Sunday, April 14, 2024
11.2 C


My Account

- Advertisement -

River dump human error

A report will investigate two wastewater dumps into the Ruamahanga River. PHOTO/MARCUS ANSELM

Details of dumping to be made public

[email protected]

Human error and equipment failure were behind two unauthorised discharges of almost 500,000 litres of wastewater into the Ruamahanga River.

The unauthorised discharges could incur penalties from Greater Wellington Regional Council.

South Wairarapa councillors discussed a draft report on the water dumps at its monthly meeting in Martinborough on Wednesday.

Two different incidents last month ended in spills into the river, and surrounding land.

On January 15, an estimated 90,000 litres of partially treated wastewater from the treatment plant flowed into the river, and another 10,000 on neighbouring land.

On January 31, the council and infrastructure partners Wellington Water said a further 100,000 litres of partially treated wastewater and 300,000 litres of fully treated wastewater entered the river earlier that week.

At the meeting, Wellington Water’s Ian McSherry apologised for the dumps, and for the delay in notifying the council.

McSherry said although the environmental impact was limited, he agreed to further testing called by councillors and Maori standing committee members present.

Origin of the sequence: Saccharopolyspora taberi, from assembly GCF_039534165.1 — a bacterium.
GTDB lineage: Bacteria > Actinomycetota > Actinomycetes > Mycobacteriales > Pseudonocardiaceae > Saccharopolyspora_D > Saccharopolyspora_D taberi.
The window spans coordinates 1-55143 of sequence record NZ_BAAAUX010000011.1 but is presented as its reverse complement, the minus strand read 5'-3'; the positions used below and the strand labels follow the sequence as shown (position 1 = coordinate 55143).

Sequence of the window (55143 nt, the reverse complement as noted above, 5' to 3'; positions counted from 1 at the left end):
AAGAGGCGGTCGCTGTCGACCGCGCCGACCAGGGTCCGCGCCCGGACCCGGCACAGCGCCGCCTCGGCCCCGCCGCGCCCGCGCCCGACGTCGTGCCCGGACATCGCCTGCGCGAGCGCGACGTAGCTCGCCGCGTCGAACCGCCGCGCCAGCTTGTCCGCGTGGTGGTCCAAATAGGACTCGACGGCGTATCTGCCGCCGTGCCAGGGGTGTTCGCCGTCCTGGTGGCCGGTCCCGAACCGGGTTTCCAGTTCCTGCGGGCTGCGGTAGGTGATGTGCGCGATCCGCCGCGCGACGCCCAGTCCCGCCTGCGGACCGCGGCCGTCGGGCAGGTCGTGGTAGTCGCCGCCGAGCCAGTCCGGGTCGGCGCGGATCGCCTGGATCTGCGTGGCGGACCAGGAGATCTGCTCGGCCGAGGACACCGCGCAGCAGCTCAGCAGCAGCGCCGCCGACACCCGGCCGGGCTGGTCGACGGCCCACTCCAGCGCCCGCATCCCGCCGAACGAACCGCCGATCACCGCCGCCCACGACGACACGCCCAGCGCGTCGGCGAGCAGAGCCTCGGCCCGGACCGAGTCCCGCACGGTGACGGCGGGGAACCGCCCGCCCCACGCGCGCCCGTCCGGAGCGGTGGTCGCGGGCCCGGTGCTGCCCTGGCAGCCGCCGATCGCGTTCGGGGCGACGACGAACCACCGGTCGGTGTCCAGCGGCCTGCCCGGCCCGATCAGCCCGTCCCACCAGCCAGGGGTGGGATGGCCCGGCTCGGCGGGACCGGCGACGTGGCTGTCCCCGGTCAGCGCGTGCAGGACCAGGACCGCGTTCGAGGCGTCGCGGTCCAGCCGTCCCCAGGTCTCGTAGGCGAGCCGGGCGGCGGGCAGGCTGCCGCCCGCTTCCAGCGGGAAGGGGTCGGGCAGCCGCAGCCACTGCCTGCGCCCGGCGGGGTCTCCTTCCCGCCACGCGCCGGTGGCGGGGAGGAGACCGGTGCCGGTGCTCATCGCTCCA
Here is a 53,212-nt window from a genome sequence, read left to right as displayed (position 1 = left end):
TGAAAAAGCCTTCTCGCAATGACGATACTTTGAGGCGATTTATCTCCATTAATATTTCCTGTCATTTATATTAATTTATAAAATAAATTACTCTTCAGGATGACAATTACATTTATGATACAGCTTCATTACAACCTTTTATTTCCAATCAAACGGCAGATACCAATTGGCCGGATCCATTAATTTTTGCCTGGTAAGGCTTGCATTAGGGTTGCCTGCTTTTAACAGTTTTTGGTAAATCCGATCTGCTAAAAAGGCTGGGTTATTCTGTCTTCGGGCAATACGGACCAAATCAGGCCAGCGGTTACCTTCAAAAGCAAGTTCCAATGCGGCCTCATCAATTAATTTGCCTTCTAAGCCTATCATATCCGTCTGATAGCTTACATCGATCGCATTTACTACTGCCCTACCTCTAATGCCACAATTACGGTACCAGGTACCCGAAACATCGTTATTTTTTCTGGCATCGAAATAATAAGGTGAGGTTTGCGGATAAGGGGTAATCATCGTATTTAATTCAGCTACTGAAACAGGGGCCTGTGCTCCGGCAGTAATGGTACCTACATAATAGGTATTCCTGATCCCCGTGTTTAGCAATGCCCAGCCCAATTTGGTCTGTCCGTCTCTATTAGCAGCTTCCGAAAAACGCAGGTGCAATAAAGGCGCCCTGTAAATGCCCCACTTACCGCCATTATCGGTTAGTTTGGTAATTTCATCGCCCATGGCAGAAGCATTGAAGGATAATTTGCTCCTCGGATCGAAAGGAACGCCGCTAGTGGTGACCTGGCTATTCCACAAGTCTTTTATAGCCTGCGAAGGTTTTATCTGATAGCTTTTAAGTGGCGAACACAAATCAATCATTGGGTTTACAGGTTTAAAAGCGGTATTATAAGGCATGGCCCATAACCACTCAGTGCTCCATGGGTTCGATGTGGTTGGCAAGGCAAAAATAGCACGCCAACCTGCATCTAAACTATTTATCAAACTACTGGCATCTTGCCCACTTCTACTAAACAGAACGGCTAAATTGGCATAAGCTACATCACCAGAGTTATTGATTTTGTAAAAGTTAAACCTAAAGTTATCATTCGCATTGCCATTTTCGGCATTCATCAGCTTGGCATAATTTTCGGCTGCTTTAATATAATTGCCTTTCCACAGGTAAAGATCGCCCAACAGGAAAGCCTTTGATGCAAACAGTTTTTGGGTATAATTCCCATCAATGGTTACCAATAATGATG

“We’ve basically had two failures really,” McSherry said.

“The first was where there was human error, and the second was a failure in the system, both while a piece of kit has been out for maintenance.”

Further work to safeguard the process is under way in Wellington and Martinborough. Processes and communication were being improved, as part of wider work on upgrading the district’s infrastructure.

Councillors asked WW to consider alarm systems and ensure system redundancy to reduce the risk of further leaks during maintenance.

The full report would be tabled at the council’s assets and services committee in two weeks’ time.

Penalties from the regional council may occur, depending on findings of the report.

A WW spokesperson said a draft report covering both incidents had been provided to South Wairarapa District Council.

A final version would be considered by the council’s assets and services committee on February 19.

The details of each incident would be publicly available after the committee meeting.

Tight water restrictions remain in place in the district.

Meanwhile, Masterton District Council has loosened its restrictions.

Garden watering restriction have been eased after rain in the Tararua range boosted flows in the Waingawa River.

Sprinklers can be used at houses with odd numbers on odd-numbered days, and at even-numbered houses on even days. Handheld hoses can continue to be used on any day.

MDC’s David Hopman said forecast rain indicated the restriction could stay in place until at least early next week, but he reminded gardeners to monitor restriction levels.

“The situation can change quickly, but we are hopeful of keeping the current restriction in place until after the weekend.

“We appreciate the efforts of householders to conserve water, and we want to respond to the higher flow levels by easing the restriction to sprinklers on alternate days while we can.”

A total outdoor ban remains in Carterton and Tararua districts.

Related Articles

- Advertisement -
broken clouds
11.2 ° C
11.2 °
9.4 °
99 %
57 %
11 °
17 °
18 °
20 °
20 °